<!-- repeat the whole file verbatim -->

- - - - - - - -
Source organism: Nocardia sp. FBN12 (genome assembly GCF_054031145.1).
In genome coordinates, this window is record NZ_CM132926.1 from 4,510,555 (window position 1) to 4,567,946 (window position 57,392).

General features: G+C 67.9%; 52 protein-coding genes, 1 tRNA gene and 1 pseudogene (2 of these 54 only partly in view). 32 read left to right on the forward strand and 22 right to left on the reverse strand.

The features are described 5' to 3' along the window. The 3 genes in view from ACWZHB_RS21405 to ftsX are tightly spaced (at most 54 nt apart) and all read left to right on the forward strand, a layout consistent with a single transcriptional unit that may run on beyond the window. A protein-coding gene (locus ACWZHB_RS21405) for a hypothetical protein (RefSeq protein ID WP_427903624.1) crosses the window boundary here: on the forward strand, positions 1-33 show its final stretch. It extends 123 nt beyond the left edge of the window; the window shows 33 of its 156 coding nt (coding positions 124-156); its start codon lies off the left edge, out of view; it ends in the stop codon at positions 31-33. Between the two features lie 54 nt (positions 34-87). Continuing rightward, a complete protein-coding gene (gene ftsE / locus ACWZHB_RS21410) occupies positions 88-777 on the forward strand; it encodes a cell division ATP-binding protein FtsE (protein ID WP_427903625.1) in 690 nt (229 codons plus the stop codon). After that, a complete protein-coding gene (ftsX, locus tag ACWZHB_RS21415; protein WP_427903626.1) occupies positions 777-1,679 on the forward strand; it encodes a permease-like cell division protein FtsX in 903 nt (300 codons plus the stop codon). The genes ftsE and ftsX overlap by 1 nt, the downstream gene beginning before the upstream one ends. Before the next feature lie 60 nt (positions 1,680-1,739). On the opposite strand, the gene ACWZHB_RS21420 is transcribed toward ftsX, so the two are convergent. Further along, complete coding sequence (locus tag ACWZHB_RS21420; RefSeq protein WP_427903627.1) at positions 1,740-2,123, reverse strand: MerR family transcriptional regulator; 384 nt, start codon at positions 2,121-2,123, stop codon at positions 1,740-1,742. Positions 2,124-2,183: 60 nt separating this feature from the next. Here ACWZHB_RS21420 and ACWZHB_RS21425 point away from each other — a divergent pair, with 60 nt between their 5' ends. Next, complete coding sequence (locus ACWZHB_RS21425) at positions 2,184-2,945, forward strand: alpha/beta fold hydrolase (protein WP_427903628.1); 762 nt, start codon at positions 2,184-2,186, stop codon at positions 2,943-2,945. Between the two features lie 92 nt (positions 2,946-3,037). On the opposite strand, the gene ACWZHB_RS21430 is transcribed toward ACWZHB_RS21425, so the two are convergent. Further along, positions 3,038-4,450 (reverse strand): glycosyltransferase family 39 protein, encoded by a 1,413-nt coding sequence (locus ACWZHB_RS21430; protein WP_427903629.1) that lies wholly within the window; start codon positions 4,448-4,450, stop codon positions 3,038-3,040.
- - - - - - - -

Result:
Source organism: Nocardia sp. FBN12 (genome assembly GCF_054031145.1).
In genome coordinates, this window is record NZ_CM132926.1 from 4,510,555 (window position 1) to 4,567,946 (window position 57,392).

General features: G+C 67.9%; 52 protein-coding genes, 1 tRNA gene and 1 pseudogene (2 of these 54 only partly in view). 32 read left to right on the forward strand and 22 right to left on the reverse strand.

The features are described 5' to 3' along the window. The 3 genes in view from ACWZHB_RS21405 to ftsX are tightly spaced (at most 54 nt apart) and all read left to right on the forward strand, a layout consistent with a single transcriptional unit that may run on beyond the window. A protein-coding gene (locus ACWZHB_RS21405) for a hypothetical protein (RefSeq protein ID WP_427903624.1) crosses the window boundary here: on the forward strand, positions 1-33 show its final stretch. It extends 123 nt beyond the left edge of the window; the window shows 33 of its 156 coding nt (coding positions 124-156); its start codon lies off the left edge, out of view; it ends in the stop codon at positions 31-33. Between the two features lie 54 nt (positions 34-87). Continuing rightward, a complete protein-coding gene (gene ftsE / locus ACWZHB_RS21410) occupies positions 88-777 on the forward strand; it encodes a cell division ATP-binding protein FtsE (protein ID WP_427903625.1) in 690 nt (229 codons plus the stop codon). After that, a complete protein-coding gene (ftsX, locus tag ACWZHB_RS21415; protein WP_427903626.1) occupies positions 777-1,679 on the forward strand; it encodes a permease-like cell division protein FtsX in 903 nt (300 codons plus the stop codon). The genes ftsE and ftsX overlap by 1 nt, the downstream gene beginning before the upstream one ends. Before the next feature lie 60 nt (positions 1,680-1,739). On the opposite strand, the gene ACWZHB_RS21420 is transcribed toward ftsX, so the two are convergent. Further along, complete coding sequence (locus tag ACWZHB_RS21420; RefSeq protein WP_427903627.1) at positions 1,740-2,123, reverse strand: MerR family transcriptional regulator; 384 nt, start codon at positions 2,121-2,123, stop codon at positions 1,740-1,742. Positions 2,124-2,183: 60 nt separating this feature from the next. Here ACWZHB_RS21420 and ACWZHB_RS21425 point away from each other — a divergent pair, with 60 nt between their 5' ends. Next, complete coding sequence (locus ACWZHB_RS21425) at positions 2,184-2,945, forward strand: alpha/beta fold hydrolase (protein WP_427903628.1); 762 nt, start codon at positions 2,184-2,186, stop codon at positions 2,943-2,945. Between the two features lie 92 nt (positions 2,946-3,037). On the opposite strand, the gene ACWZHB_RS21430 is transcribed toward ACWZHB_RS21425, so the two are convergent. Further along, positions 3,038-4,450 (reverse strand): glycosyltransferase family 39 protein, encoded by a 1,413-nt coding sequence (locus ACWZHB_RS21430; protein WP_427903629.1) that lies wholly within the window; start codon positions 4,448-4,450, stop codon positions 3,038-3,040.